Defying conventional wisdom even as it makes an impassioned plea for moral common sense, this book by an award-winning journalist sheds a new light on the history and politics of the African conservation movement. The book will anger and inspire anyone who cares about African wildlife and the people whose future is intertwined with the fate of these animals.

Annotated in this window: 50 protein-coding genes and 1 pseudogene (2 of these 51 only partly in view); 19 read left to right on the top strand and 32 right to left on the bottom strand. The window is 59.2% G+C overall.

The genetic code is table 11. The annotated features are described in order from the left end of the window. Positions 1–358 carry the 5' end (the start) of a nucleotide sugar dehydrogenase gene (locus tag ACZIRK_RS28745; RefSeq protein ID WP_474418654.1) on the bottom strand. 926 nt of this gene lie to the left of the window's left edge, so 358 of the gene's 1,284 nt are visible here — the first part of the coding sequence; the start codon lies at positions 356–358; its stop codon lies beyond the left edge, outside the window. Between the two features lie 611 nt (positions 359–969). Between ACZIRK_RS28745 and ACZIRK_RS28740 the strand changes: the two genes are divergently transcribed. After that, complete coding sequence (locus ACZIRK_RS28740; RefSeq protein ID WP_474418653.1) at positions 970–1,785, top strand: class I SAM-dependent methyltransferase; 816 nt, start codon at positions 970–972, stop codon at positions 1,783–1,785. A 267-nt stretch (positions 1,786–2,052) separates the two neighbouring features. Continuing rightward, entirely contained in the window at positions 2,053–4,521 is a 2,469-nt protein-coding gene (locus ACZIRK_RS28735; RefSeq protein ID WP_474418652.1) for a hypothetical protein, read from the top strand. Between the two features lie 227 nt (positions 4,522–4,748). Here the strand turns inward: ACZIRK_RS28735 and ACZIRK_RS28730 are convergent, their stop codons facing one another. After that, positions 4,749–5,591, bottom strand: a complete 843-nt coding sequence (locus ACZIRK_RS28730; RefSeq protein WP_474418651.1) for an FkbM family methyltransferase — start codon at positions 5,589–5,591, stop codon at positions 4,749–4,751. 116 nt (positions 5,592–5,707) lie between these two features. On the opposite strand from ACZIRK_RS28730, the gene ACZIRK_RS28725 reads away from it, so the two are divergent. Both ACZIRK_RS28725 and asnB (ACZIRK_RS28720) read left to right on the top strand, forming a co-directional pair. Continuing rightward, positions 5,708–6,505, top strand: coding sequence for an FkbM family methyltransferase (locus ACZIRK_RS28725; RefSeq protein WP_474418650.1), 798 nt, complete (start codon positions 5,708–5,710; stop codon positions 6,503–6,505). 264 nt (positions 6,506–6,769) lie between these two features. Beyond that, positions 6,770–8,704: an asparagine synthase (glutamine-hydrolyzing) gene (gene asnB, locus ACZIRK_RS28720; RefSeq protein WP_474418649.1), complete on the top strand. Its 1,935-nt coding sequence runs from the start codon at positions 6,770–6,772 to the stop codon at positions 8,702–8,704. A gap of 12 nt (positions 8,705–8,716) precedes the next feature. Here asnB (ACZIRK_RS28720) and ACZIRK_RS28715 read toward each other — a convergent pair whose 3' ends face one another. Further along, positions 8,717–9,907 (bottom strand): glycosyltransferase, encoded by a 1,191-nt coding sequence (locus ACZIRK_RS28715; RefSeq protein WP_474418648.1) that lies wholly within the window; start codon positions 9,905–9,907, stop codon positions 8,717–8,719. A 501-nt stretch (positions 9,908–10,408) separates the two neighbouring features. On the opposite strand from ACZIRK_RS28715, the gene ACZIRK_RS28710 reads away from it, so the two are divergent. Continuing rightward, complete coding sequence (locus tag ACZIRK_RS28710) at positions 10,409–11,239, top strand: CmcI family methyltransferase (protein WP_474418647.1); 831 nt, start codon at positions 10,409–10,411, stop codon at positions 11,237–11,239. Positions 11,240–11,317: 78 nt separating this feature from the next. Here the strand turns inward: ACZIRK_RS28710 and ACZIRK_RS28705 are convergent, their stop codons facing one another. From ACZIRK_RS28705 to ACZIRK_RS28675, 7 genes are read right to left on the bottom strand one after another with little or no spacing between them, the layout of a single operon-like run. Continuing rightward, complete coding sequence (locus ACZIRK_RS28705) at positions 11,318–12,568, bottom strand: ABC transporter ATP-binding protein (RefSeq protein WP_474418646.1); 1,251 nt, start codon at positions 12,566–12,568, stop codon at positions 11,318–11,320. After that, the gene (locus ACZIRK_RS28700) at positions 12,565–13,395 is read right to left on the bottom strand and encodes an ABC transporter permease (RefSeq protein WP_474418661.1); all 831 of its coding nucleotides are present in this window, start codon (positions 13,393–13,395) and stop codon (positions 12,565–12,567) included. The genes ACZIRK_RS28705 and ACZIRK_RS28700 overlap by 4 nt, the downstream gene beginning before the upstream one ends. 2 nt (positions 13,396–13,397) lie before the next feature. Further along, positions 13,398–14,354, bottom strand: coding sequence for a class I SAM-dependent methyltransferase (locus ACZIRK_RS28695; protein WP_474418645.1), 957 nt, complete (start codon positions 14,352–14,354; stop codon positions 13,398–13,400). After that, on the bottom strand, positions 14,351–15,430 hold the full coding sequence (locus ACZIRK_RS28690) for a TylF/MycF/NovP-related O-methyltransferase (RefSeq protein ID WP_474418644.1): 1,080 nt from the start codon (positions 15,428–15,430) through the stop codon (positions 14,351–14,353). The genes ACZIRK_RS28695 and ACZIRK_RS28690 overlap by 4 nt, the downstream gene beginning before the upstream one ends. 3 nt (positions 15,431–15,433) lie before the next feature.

Raymond Bonner practiced law for a decade and taught at the University of California, Davis, School of Law. He later became an investigative reporter and foreign correspondent for The New York Times, where he was a member of a Pulitzer Prize–winning teamin 1999, and a staff writer at The New Yorker. He has also written for The Economist and The New York Review of Books, and blogs at the Daily Beast and theatlantic.com. He is the author of Weakness and Deceit: U.S. Policy and El Salvador, which received the Robert F. Kennedy Book Award; Waltzing with a Dictator: The Marcoses and the Making of American Policy, whichreceived the Cornelius Ryan Award from the Overseas Press Club and the Hillman Prize for Book Journalism; and At the Hand of Man: Peril and Hope for Africa’s Wildlife. He lives in London.